I have had many moms at the BabyCountdown fail their 1-hour sugar test. Many times our caregivers don’t explain exactly what “Gestational Diabetes” is or the cause.

The most important thing I was never told was I could have control over the situation. I want you to have this control if you have been diagnosed. I also listened to my intuition when it came to the suggestion of insulin injections. I refused to put insulin in my body and told them I would diet control the situation, which I did.

I was diagnosed with Gestational Diabetes with my first two pregnancies. Yes I was over the weight society considers “normal”. My first pregnancy they really didn’t tell me anything. I wasn’t informed of the dangers, or how to control it. My second pregnancy my care givers were all over how to control it, and checking blood sugars a minimum of 4 to 6 times a day.  They did everything possible to scare me. All of my children were born in the 7lb. Range with no complications.

Gestational Diabetes is type of diabetes that develops only during pregnancy. Diabetes means your blood glucose, also called blood sugar, is too high. Your body uses glucose for energy. Too much glucose in your blood is not good for you or your baby. High Glucose levels can cause high blood pressure and too much protein in the urine, a condition called preeclampsia. You may also have a c-section to deliver your baby because of complications with your baby being large. You are also at a higher risk for developing type 2 Diabetes later on in life.

The test is usually given between 24 and 28 weeks of pregnancy. The one hour screening involves you drink a special glucose mixture. Then you sit and wait. Exactly one hour later, your blood is drawn and tested for glucose. A high level of glucose at this point doesn’t mean you have gestational diabetes; it just means you need the next test.

The 3 hr screening is next. You will be asked to fast overnight. Your blood will be drawn in the morning, and then you drink a different glucose mixture. Your blood will be drawn three more times, at one, two, and three-hour intervals.

If you are lucky enough to have a midwife as I did for my 3rd pregnancy you will be asked to fast and then in the morning at your appointment she will feed you a healthy breakfast, wait an hour and then test your Blood Sugars. This process made the most sense to me as she tested me with food, not some “syrup”. I had no gestational diabetes that pregnancy.

If you are diagnosed with gestational diabetes after testing, you’ll probably be referred to a nutritionist and given a special diet. You will also need to monitor your glucose levels at home four times a day with a special machine that uses a drop of blood from your finger to give you an immediate reading.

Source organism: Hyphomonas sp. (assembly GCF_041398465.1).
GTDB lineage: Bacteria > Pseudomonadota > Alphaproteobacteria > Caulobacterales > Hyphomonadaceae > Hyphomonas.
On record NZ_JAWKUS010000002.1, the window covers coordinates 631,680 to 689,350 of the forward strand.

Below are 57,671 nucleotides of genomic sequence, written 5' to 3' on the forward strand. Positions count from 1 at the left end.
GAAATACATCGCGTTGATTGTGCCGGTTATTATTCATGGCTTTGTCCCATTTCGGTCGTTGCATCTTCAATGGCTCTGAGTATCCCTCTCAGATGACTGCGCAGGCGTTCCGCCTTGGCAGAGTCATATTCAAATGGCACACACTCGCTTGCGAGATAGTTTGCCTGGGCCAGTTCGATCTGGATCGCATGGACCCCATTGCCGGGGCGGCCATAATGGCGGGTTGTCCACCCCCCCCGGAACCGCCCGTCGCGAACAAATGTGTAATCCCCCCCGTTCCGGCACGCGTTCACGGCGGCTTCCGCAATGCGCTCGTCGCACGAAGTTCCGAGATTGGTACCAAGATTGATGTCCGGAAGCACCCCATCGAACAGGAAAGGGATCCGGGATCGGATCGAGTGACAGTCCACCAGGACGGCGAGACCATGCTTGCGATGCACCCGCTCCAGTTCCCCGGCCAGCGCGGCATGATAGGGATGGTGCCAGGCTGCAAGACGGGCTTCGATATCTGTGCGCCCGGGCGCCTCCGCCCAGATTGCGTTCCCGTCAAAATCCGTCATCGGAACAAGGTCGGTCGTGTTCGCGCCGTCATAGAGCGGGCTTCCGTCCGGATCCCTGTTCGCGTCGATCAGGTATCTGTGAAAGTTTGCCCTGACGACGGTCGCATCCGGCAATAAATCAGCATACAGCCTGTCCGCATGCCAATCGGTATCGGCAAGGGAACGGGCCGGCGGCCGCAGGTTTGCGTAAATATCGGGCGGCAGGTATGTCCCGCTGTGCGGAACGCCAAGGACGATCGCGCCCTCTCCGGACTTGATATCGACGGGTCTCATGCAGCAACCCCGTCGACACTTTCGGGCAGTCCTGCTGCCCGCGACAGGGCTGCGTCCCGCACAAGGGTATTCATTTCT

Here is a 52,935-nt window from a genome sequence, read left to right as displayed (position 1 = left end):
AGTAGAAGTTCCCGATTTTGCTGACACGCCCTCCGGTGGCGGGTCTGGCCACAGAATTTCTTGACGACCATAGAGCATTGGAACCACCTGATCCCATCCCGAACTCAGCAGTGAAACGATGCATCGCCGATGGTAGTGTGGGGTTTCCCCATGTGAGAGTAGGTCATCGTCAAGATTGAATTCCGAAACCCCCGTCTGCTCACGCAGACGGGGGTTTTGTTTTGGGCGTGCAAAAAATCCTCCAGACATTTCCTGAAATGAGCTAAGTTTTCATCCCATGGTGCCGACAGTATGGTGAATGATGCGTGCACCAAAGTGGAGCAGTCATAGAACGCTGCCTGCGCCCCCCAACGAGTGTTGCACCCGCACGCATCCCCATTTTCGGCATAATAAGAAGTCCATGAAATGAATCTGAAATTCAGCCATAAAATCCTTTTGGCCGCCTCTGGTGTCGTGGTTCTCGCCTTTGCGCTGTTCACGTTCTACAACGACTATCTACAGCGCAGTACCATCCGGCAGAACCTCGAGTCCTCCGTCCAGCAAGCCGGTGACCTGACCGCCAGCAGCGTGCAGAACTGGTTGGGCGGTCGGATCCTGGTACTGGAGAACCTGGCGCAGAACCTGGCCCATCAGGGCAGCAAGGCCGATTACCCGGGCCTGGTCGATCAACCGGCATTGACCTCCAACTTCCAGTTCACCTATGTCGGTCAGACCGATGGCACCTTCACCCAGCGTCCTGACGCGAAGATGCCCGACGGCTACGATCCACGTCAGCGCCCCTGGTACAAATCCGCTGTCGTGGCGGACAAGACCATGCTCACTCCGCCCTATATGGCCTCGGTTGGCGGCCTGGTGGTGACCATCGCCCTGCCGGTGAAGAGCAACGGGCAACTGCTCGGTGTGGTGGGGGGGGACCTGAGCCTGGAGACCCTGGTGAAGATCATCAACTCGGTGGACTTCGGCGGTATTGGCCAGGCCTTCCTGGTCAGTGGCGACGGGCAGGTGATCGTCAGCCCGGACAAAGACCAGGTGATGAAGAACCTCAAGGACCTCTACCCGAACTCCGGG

Take control of the condition by making a healthy eating plan with food choices that are good for both you and your baby. Using a healthy eating plan will help your blood glucose stay in your target range. The plan will help you know which foods to eat, how much to eat, and when to eat.

Physical activity can help you reach your blood glucose targets. Talk with your doctor about the type of activity that is best for you. If you are already active, tell your doctor what you do.

You may be required to have extra tests during your 3rd trimester of pregnancy. These would include.

  • Ultrasound exams, which use sound waves to make images that show your baby’s growth and whether your baby is larger than normal.
  • A non-stress test, which uses a monitor placed on your abdomen to check whether your baby’s heart rate increases, as it should when your baby is active.
  • Kick counts to check the time between your baby’s movements.

Complications that can arise from Gestational Diabetes if left untreated can be devastating.

Preeclampsia occurs during the second half of pregnancy. If not treated, preeclampsia can cause problems for you and your baby that could cause death. The only cure for preeclampsia is to give birth. If you develop preeclampsia late in your pregnancy, you may need to have a cesarean section to deliver your baby early. This was always my biggest fear.

Your baby also might be born with jaundice. Jaundice is more common in newborns of mothers who had diabetes during their pregnancy. With jaundice, the skin and whites of the eyes turn yellow. Jaundice usually goes away, but your baby may need to be placed under special lights to help.

Being diagnosed with Gestational Diabetes during pregnancy is not a reason to go into ‘panic mode’ as long as you are educated you can handle this condition with little to no fear or problems. You are well on your way to a healthy baby and healthy mom.